In November 1985, the Harvard Law Review published an article by Derrick Bell that was a “classic” in the development of Critical Race Theory. The article was edited by then-student Elena Kagan, and was cited by Prof. Charles Ogletree in support of her nomination to the U.S. Supreme Court by President Barack Obama in 2010. The article makes clear that Critical Race Theory sees the U.S. Constitution as a form of “original sin”–a view later embraced by Obama as a state legislator, and reflected in his actions and appointments. The following is an excerpt from the non-fiction portion of the article; much of what follows is a fictional story that Bell intended as a parable of racial “fantasy.” (99 Harv. L. Rev. 4)
At the nation’s beginning, the framers saw more clearly than is perhaps possible in our more enlightened and infinitely more complex time the essential need to accept what has become the American contradiction. The framers made a conscious, though unspoken, sacrifice of the rights of some in the belief that this forfeiture was necessary to secure the rights of others in a society embracing, as its fundamental principle, the equality of all. And thus the framers, while speaking through the Constitution in an unequivocal voice, at once promised freedom for whites and condemned blacks to slavery….
The Constitution has survived for two centuries and, despite earnest efforts by committed people, the contradiction remains, shielded and nurtured through the years by myth. This contradiction is the root reason for the inability of black people to gain legitimacy — that is, why they are unable to be taken seriously when they are serious and why they retain a subordinate status as a group that even impressive proofs of individual competence cannot overcome. Contradiction, shrouded by myth, remains a significant factor in blacks’ failure to obtain meaningful relief against historic racial injustice.
The myths that today and throughout history have nurtured the original constitutional contradiction and thus guided racial policy are manifold, operating like dreams below the level of language and conscious thought. Much of what is called the law of civil rights — an inexact euphemism for racial law — has a mythological or fairy-tale quality that is based, like the early fairy tales, less on visions of gaiety and light than on an ever-present threat of disaster. We are as likely to deny as to concede these myths, and we may well deny some and admit others. They are not single stories or strands. Rather, they operate in a rich texture that constantly changes, concealing content while elaborating their misleading meanings.
When recognized, these myths often take the form of the missing link between the desire for some goal of racial justice and its realization. Black civil rights lawyers propound the myth that this case or that court may provide the long-sought solution to racial division. They fantasize and strategize about hazy future events that may bring us a long-envisioned racial equality. White people cling to the belief that racial justice may be realized without any loss of their privileged position. Even at this late date, some find new comfort in the old saw that “these things” — meaning an end to racial discrimination — “take time.” The psychological motivations behind the myths perpetrated by people of both races can be sufficiently complex to engender book-length explanations by psychiatrists. Racial stereotypes are also part of this suffocating web of myth that forms the rationale of inaction, but it is not necessary to catalogue here the myriad stereotypes about black people that have served since the days of slavery to ease the consciences of the thoughtful and buoy the egos of the ignorant.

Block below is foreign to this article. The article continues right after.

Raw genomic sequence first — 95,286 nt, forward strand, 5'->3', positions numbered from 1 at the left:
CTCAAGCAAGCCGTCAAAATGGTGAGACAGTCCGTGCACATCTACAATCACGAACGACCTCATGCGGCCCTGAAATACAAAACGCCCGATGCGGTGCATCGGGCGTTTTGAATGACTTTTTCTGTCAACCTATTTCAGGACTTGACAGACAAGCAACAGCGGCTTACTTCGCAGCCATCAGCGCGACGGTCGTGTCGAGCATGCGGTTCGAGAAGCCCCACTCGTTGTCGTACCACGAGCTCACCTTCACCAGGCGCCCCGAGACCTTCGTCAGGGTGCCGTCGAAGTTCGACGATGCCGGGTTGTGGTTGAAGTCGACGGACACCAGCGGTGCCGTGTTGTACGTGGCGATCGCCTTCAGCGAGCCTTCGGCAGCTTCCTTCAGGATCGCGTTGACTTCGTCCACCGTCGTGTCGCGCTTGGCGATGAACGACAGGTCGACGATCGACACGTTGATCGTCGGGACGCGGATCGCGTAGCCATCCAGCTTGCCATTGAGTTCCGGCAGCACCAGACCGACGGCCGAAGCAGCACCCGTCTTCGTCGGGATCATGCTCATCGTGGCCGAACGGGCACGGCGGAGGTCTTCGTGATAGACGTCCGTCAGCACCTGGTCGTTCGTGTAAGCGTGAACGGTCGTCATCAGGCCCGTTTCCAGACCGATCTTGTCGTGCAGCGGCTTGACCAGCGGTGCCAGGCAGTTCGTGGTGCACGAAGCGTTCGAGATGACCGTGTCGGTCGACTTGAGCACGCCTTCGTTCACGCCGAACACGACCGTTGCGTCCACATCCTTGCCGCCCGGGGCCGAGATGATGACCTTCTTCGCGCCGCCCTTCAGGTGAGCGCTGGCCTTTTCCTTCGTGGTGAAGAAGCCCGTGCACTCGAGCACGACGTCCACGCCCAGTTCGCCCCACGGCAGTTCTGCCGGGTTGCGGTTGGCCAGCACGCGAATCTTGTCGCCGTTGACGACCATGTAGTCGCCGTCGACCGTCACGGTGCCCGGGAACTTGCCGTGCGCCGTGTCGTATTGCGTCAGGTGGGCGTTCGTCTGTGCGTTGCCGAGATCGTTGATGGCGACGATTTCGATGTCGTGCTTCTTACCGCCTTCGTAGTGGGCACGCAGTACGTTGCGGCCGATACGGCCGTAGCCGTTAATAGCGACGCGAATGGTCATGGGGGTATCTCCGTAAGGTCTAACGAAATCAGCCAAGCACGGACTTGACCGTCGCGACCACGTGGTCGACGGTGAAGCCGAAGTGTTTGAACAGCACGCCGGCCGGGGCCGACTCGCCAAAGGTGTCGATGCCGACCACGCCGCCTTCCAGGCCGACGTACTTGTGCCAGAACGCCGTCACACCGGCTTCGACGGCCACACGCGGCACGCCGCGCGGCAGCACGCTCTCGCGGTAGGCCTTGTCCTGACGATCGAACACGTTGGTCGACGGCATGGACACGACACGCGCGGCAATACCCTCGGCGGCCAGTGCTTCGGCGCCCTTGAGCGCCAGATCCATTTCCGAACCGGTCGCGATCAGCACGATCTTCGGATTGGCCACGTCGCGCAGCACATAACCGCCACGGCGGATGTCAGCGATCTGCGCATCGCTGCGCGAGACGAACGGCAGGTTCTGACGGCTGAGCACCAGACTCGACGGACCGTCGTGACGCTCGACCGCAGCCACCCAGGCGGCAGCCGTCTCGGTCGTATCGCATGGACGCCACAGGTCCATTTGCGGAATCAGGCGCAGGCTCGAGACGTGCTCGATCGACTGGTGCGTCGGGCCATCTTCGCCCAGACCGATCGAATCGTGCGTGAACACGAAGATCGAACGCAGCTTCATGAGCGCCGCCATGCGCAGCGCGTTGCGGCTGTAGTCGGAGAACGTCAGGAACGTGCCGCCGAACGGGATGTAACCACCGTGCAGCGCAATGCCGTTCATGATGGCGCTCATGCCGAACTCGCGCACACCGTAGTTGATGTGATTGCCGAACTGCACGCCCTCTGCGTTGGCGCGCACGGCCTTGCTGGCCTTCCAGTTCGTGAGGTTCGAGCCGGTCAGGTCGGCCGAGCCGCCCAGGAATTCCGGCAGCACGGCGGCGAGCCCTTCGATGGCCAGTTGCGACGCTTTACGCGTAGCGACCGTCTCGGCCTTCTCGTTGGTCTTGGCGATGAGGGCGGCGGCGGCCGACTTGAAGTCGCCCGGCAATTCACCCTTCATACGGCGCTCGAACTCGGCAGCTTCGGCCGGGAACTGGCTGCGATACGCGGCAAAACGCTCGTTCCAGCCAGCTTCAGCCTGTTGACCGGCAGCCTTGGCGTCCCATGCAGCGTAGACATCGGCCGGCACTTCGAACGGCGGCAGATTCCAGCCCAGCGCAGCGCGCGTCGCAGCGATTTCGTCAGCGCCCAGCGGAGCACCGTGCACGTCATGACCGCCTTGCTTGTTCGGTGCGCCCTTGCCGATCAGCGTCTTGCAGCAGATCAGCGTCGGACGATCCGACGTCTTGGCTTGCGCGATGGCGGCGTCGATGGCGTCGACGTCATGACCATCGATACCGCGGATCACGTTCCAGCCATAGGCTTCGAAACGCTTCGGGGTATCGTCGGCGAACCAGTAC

The contemporary myths that confuse and inhibit current efforts to achieve racial justice have informed all of our racial history. Myth alone, not history, supports the statements of those who claim that the slavery contradiction was finally resolved by a bloody civil war. The Emancipation Proclamation was intended to serve the interests of the Union, not the blacks, a fact that Lincoln himself admitted. The Civil War amendments, while more vague in language and ambiguous in intent, actually furthered the goals of northern industry and politics far better and longer than they served to protect even the most basic rights of the freedmen. The meager promises of physical protection contained in the civil rights statutes adopted in the post-Civil War period were never effectively honored. Hardly a decade later, the political compromise settling the disputed Hayes-Tilden election once again left the freedmen to the reality of life with their former masters. Finally, the much-discussed “40 acres and a mule,” hardly extravagant reparations for an enslaved people who literally built the nation, never got beyond the discussion stage.
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